“My 2 year old doesn’t talk! What can I do doctor?”
A recent day in my clinic revealed why speech and language are the source of much anxiety for the parents of toddlers.
My first patient of the day was a very cute 17-month-old girl. As I walked in the room she demanded to “Color! Color! Color!” This budding artist was also investigating her body parts, as well as those of others. After I examined her abdomen she pointed to her umbilicus and proudly proclaimed “Beeeyyeee Buuuooon”.
Then she toddled over to me happily. She wanted, apparently, to see my beeeyyeee buuuuoon (belly button) and was determined in this pursuit. I am accustomed to being caressed/attacked by an explorative toddler but her mother was quite embarrassed by her groping. I reassured her mother that her socially-engaged use of language was not only age-appropriate, but actually quite precocious.
According to her mother, this 17 month old has more than 50 words in her active vocabulary, and will mimic many more words that she hears from her parents. Her receptive language—the words she can understand—is also excellent, and she will easily follow her parents’ commands (if she wants to.)
The next patient of the day was a charming 27-month-old boy who was equally keen in his desire to communicate. All of his “words,” however, had to be translated by his mother: to me they sounded like a big mash up of muddled sound. This cutest-of-boys has approximately 50 words, though a much smaller number of these would be understandable to an outside observer. And he has not yet starting putting words together into sentences. He points to pictures readily, though, and will follow two-step commands perfectly every time: though his expressive language (the words that he uses) is behind that of his younger peer, his receptive language is excellent.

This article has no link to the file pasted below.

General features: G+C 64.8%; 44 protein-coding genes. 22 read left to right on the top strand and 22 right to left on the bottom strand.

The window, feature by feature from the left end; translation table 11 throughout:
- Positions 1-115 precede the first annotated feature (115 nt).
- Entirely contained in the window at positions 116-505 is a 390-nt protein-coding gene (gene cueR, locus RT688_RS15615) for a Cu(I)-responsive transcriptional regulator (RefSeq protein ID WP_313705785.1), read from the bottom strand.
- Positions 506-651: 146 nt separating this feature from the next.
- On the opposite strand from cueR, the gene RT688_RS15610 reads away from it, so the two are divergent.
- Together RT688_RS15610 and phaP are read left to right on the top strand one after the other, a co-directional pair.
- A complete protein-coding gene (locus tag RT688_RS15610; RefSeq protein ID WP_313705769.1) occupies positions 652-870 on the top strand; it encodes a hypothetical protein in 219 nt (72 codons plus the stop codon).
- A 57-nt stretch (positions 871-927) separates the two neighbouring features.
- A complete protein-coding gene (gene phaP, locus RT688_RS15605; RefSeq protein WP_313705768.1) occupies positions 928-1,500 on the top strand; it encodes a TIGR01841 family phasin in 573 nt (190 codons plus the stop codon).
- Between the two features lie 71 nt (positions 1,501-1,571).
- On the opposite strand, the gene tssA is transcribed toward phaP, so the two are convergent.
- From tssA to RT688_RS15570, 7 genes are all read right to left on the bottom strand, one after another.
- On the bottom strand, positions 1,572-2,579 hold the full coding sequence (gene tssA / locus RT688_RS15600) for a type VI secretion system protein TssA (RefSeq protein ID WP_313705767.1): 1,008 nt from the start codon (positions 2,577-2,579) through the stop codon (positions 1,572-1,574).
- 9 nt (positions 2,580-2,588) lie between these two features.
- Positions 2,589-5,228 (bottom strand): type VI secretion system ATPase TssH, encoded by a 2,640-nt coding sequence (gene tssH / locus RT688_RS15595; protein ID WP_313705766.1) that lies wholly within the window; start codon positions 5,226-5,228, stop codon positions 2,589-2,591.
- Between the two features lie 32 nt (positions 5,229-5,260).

You can see the predicament of kid #2’s parents: how can you fail to compare your jabberwocky-speaking toddler to your friend’s child who orders independently in restaurants by 17 months, or the girl in music class who is reciting Shakespeare at 20 months?
Between 15 months and 2 ½ years of age, children exhibit extremely wide variation in speech and language abilities. The good news is that either end of the spectrum can be completely normal. And a toddler’s place on this spectrum does not necessarily correlate to future success in communication, social interactions, education or career. But it is not easy, however, to feel convinced as a parent.
Most toddlers who develop expressive language more slowly have a period of rapid language development somewhere between 2- and 3-years old. These kids go from saying 5 to saying 500 words overnight. This is also a time, however, when significant language and developmental disorders emerge. In the case of a true language delay, early interventions like speech therapy can help children catch up to their peers so that they are prepared to start school.
So how do you know when to worry, and when to reassure yourself?
In assessing your child’s language development, pay close attention to their receptive language skills. What can your toddler understand? (Please do not pull that glass vase down on your head dear sweet Johnny.) Do they follow simple commands? (Baby, bring me my slippers.) Two step commands? (Please make your father a martini and I’ll take a gin and tonic, darling.)